Poetry at risk at GCSE

Poet Anthony Anaxagorou leads a workshop with London GCSE students. Photo: Cesare de Giglio for The Poetry Society

Poetry will become optional at GCSE next year, the exam regulator Ofqual announced today.

This temporary measure has been introduced because of the Covid pandemic, after schools had expressed concerns about their abilities to cover the full range of subject areas within the GCSE English Literature curriculum.

All students will still have to write about a Shakespeare play, but in 2020-21 they will be able to select two out of the three remaining content areas: poetry, the 19th Century novel and post-1914 British fiction and drama.

Speaking to the BBC, Poetry Society Director Judith Palmer said:

“We’re very sympathetic to the challenges teachers and young people face, trying to catchiup in the grip of so much Covid disruption – but don’t scrimp on the poetry!

It’s important to recognise that poetry provides a lot of the diversity in the GCSE English curriculum. This is where students encounter the voices of writers of colour like John Agard and Imtiaz Dharker, Raymond Antrobus and Zaffar Kunial. The GCSE poetry anthologies have been kept updated to include poems that have only recently been written, and that speak directly to young people’s lived experience. The Edexcel exam board, for example, encourages GCSE students to examine a theme like ‘belonging’ comparing poems by Wordsworth or John Clare, with the brilliant young British-Zambian poet, Kayo Chingonyi. All the research that we do with young people, comes back showing that they are desperate to read more diverse writers, and that this increases and widens engagement.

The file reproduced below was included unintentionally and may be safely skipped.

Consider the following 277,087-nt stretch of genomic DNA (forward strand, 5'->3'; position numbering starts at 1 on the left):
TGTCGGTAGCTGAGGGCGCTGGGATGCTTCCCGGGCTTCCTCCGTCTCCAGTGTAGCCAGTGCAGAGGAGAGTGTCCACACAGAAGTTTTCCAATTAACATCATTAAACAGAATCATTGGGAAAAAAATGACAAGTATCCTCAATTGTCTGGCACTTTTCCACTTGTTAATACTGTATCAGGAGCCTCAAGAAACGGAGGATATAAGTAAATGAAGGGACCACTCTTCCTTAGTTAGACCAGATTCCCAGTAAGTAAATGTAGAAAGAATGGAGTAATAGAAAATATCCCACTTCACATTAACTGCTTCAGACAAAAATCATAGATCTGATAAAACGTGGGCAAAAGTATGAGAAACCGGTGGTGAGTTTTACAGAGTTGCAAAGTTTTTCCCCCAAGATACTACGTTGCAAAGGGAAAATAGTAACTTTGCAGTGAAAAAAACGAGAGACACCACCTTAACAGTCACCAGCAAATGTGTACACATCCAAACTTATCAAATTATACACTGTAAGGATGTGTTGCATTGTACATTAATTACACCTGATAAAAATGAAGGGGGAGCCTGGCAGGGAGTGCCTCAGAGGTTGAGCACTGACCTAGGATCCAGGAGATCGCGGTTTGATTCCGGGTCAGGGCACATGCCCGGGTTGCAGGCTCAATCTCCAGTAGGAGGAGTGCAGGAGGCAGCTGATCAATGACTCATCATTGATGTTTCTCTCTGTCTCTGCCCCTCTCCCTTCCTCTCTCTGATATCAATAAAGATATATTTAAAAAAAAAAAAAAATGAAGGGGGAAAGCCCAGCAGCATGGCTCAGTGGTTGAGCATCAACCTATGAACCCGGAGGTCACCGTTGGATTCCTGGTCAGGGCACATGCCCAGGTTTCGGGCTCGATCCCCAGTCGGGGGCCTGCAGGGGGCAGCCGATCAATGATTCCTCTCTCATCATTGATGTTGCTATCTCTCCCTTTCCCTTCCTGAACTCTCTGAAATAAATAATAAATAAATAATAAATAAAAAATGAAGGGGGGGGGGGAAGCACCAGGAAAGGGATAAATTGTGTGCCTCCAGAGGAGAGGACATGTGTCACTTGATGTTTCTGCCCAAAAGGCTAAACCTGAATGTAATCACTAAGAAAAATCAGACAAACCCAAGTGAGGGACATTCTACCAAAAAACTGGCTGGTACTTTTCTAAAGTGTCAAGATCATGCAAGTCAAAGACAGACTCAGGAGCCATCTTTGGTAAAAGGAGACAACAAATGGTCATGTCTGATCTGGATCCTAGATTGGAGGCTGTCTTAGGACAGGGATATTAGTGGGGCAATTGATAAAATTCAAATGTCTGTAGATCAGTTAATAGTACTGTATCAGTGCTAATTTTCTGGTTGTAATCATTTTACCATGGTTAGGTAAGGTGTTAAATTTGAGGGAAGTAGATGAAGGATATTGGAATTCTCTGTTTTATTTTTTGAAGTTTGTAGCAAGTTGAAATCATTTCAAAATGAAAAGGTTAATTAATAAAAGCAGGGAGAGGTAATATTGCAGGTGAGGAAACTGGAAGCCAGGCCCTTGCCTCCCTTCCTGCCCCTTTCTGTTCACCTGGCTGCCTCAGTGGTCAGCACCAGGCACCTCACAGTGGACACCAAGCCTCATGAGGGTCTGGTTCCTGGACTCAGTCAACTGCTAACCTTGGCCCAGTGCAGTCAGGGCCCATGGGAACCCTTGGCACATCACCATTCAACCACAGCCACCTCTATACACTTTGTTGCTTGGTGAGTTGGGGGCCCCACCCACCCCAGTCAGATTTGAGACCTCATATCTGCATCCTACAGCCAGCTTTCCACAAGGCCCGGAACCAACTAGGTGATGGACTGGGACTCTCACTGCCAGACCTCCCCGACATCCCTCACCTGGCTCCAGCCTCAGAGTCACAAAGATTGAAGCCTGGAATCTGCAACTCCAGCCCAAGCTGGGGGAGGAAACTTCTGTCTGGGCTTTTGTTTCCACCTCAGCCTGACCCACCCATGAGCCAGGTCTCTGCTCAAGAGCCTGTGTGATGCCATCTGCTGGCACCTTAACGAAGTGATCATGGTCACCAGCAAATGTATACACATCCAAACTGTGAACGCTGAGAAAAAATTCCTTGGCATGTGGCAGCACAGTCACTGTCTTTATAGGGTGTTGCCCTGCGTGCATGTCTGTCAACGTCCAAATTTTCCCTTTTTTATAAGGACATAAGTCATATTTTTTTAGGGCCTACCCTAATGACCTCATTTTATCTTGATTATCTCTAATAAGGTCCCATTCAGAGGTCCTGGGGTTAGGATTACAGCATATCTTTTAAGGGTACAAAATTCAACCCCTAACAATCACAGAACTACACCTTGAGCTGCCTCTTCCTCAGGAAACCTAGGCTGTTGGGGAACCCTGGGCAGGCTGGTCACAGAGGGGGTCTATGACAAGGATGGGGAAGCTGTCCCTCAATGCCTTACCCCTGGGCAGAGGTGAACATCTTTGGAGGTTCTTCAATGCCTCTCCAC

In these Covid times, poetry has never been more relevant​. Many students will be returning to the classroom processing trauma, and the study of poetry opens up a space for discussion of challenging subjects such as loss and isolation. All our usual certainties have recently been washed away. Poetry is all about uncertainty. It doesn’t give answers, it poses questions, and helps students understand that life may involve learning to live with complexities.”

“Poetry has not been dropped from the GCSE curriculum,” says Palmer, “Ofqual is suggesting it becomes optional for a limited time. The Poetry Society will be actively making the case for why, if having to choose, poetry should always be the essential option which students shouldn’t go without.”

Read more on Ofqual’s decision

The Poetry Society is conducting a survey asking members of the public to share their responses to Ofqual’s decision. Have your say here.

4 August 2020